Basic operations – Using the four digits 2, 0, 1 and 6 and the four operations (addition, subtraction, multiplication and division) can you make equations that equal all the numbers from zero to 20?
- Which multiplication tables do you know best?
- What do all the multiples of 2 and 4 and 8 have in common?
- How do you know if a number is divisible by 5 or 10?
- Write down all the multiples of 3 in order and see if you can determine something that they all have in common (clue – add the digits together).
This week we will review the definitions of the following terms:
- Integers: Positive and negative whole numbers (not decimals or fractions)
- Factors: Numbers that can be divided into a larger number with no remainder.
- Multiples: The resulting number of multiplying two smaller numbers.
- Square numbers: When result when you multiply a number by itself (eg. 3 x 3 = 9)
- Prime numbers: Numerals with only two factors – one and themselves.
Please write ten examples of each of the terms listed above. Use the following numbers to create a ‘factor tree”: 24; 120; 128; 130; 240; 360; 480.
We will practise our multiplication tables and learn more about prime numbers using the game “Multo”.
This week we will continue making our fraction wall and learning how to calculate equivalent fractions. Using your fraction wall, find equivalent fractions for the following: 1/2 (one half); 1/3 (one third); 1/4 (one quarter) 2/3 (two thirds) and 3/4 (three quarters). What are some other equivalent fractions that are “off the scale” – using fifteenths, sixteenths, twentieths or hundredths?
To add or subtract fractions we need to make sure they have the same denominator (bottom number). We can convert fractions so that they have the same denominator by multiplying both the numerator and the denominator by the same number. This interactive from NLVM helps to compare fractions and create fractions with the same denominator.
Here are some links to sites for learning more about fractions:
Screenshot from YouTube
On Friday, Michelle and Abby and I were very lucky to be able to attend a Country Education Project seminar “21st Century Learners in Rural Communities” with Stephen Heppell. Stephen Heppell is a leading educator and global consultant, ‘architect’ of 21st century learning spaces and engaging and distinguished guest speaker from UK. I wrote another post about the seminar at Technoscience.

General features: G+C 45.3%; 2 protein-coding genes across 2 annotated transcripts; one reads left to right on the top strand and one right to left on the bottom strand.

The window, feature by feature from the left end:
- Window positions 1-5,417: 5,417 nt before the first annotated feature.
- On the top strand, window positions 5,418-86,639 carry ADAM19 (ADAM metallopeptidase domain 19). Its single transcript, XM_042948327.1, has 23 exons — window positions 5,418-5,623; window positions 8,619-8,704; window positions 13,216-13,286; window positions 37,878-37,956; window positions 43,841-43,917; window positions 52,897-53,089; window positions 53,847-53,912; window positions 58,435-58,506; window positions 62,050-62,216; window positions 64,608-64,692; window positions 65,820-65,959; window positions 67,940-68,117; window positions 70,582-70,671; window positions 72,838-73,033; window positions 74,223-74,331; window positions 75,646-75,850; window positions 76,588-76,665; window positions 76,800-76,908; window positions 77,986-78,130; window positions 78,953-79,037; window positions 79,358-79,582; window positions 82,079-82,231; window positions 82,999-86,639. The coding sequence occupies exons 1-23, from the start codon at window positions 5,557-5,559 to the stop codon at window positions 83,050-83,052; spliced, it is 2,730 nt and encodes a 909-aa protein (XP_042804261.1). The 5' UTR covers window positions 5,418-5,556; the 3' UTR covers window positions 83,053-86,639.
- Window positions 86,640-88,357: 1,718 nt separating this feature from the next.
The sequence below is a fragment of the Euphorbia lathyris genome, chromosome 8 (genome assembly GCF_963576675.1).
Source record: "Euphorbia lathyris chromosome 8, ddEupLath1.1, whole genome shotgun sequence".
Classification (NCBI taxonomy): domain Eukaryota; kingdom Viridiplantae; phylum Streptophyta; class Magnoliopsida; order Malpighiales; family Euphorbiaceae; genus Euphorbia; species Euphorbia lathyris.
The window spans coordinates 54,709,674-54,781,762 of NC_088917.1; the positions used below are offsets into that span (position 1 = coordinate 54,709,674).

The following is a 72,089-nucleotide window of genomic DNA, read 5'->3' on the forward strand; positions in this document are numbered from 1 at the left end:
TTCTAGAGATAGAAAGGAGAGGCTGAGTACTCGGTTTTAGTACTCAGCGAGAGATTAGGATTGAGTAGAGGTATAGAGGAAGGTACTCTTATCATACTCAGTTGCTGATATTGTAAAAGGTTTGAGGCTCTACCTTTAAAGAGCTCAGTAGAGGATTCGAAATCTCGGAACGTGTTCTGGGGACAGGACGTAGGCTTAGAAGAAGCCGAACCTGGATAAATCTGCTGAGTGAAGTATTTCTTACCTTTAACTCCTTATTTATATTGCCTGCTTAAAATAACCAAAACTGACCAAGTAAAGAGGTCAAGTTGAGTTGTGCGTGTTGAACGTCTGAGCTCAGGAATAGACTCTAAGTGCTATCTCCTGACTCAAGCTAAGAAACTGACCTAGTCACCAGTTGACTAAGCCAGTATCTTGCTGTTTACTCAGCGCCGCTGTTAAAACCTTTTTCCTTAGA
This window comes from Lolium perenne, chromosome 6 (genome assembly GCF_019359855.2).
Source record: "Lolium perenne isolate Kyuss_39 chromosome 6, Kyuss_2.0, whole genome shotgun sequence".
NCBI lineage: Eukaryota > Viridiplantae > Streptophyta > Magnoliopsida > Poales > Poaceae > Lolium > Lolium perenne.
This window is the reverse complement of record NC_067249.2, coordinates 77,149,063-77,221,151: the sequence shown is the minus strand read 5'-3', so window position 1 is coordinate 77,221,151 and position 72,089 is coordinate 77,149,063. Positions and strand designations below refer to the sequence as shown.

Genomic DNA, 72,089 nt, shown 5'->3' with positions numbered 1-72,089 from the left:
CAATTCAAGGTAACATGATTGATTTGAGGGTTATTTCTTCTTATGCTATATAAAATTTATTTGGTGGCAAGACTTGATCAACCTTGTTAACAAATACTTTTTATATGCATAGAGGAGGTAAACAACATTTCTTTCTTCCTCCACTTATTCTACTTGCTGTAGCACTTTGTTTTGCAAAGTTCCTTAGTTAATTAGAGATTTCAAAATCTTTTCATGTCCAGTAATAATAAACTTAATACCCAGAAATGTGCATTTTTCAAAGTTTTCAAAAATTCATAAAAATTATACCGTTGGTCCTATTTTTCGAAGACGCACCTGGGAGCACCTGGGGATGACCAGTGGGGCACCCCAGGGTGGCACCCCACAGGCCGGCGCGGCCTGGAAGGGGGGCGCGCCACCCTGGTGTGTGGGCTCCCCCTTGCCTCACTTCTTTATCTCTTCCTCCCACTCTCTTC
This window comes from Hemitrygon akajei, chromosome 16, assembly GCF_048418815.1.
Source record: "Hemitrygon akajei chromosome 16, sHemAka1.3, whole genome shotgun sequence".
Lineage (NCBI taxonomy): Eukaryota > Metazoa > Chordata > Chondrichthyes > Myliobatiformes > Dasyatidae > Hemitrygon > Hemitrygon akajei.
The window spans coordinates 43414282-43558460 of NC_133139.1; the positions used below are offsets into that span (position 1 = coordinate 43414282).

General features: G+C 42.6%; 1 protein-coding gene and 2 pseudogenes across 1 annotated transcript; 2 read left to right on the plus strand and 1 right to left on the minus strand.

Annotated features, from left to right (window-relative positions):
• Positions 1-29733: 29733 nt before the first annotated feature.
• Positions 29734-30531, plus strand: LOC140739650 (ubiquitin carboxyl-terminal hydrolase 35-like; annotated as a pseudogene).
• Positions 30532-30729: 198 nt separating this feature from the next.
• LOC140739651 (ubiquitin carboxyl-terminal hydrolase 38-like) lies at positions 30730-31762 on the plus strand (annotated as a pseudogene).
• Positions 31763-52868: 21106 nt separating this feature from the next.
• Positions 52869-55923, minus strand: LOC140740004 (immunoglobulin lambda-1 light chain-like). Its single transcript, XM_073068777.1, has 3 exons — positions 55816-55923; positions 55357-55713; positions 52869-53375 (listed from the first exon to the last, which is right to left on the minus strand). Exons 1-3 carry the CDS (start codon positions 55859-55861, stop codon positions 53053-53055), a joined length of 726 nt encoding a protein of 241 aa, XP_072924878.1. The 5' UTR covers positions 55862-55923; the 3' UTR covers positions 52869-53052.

One of the exciting examples of learning strategies using web2.0 tools was this YouTube video of Japanese multiplication. Many in the audience were left pondering “How does it work?” and spent time scratching intersecting lines on their serviettes! Your learning task today is to practise five long multiplication problems using this method and then try to explain to your partner how it works. Go to the video and leave a comment about whether you think it is a good method for long multiplication.
Your homework tonight is to ask an adult if they know any maths tips and tricks to make mental arithmetic easier. One tip I learnt from a market vendor was that 88% of 25 is the same as 25% of 88, which is an easier task to calculate. It works for all percentages – Why is this so?
Image adapted from wikimedia commons via Creative Commons
Do you have trouble remembering your times tables? It is very difficult to succeed in maths when you are unable to recall basic number facts, so it is important to find ways to learn your multiplication tables. As well as regular repetition – both written and verbal – look for patterns. “Tips, Tools and Technology for Educators” has an excellent article with “Five Games for Learning Times Tables.”
These videos, from Right Brain Maths, show you some ways that will help you to remember three’s, sixes, seven’s and nine’s. There are lots of iPod apps that will help you to practise your tables with fun games.
Times Tables (Multiplication Tables)
Ultimate Times Tables
Math Drill Lite
Times Tables XL
If you have an iPod, you may like to download two or three of these applications and let me know which you like best. Which one works best for you and why? How did the game or activity help you to remember your multiplication tables? Would you recommend this application for other students who need to remember their times tables? Leave me a comment below.